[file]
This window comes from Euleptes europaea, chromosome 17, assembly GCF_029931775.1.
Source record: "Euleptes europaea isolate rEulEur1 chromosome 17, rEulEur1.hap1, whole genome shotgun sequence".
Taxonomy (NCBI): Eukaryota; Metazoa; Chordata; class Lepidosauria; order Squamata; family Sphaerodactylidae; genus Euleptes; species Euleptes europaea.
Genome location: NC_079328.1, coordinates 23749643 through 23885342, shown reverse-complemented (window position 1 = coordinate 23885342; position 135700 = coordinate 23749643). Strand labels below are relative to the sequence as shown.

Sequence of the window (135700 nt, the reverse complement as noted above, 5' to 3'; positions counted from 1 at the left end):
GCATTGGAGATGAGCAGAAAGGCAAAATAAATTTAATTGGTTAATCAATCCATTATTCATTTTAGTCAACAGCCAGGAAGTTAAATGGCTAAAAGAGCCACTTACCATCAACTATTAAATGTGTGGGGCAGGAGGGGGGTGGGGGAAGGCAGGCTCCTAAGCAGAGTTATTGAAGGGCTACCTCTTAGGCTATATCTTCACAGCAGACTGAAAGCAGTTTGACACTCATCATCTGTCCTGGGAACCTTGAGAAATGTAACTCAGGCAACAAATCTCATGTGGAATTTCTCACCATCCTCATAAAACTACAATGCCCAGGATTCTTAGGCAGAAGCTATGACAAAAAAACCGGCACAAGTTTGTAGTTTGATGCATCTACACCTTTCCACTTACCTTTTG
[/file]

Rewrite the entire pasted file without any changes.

This window comes from Euleptes europaea, chromosome 17, assembly GCF_029931775.1.
Source record: "Euleptes europaea isolate rEulEur1 chromosome 17, rEulEur1.hap1, whole genome shotgun sequence".
Taxonomy (NCBI): Eukaryota; Metazoa; Chordata; class Lepidosauria; order Squamata; family Sphaerodactylidae; genus Euleptes; species Euleptes europaea.
Genome location: NC_079328.1, coordinates 23749643 through 23885342, shown reverse-complemented (window position 1 = coordinate 23885342; position 135700 = coordinate 23749643). Strand labels below are relative to the sequence as shown.

Sequence of the window (135700 nt, the reverse complement as noted above, 5' to 3'; positions counted from 1 at the left end):
GCATTGGAGATGAGCAGAAAGGCAAAATAAATTTAATTGGTTAATCAATCCATTATTCATTTTAGTCAACAGCCAGGAAGTTAAATGGCTAAAAGAGCCACTTACCATCAACTATTAAATGTGTGGGGCAGGAGGGGGGTGGGGGAAGGCAGGCTCCTAAGCAGAGTTATTGAAGGGCTACCTCTTAGGCTATATCTTCACAGCAGACTGAAAGCAGTTTGACACTCATCATCTGTCCTGGGAACCTTGAGAAATGTAACTCAGGCAACAAATCTCATGTGGAATTTCTCACCATCCTCATAAAACTACAATGCCCAGGATTCTTAGGCAGAAGCTATGACAAAAAAACCGGCACAAGTTTGTAGTTTGATGCATCTACACCTTTCCACTTACCTTTTG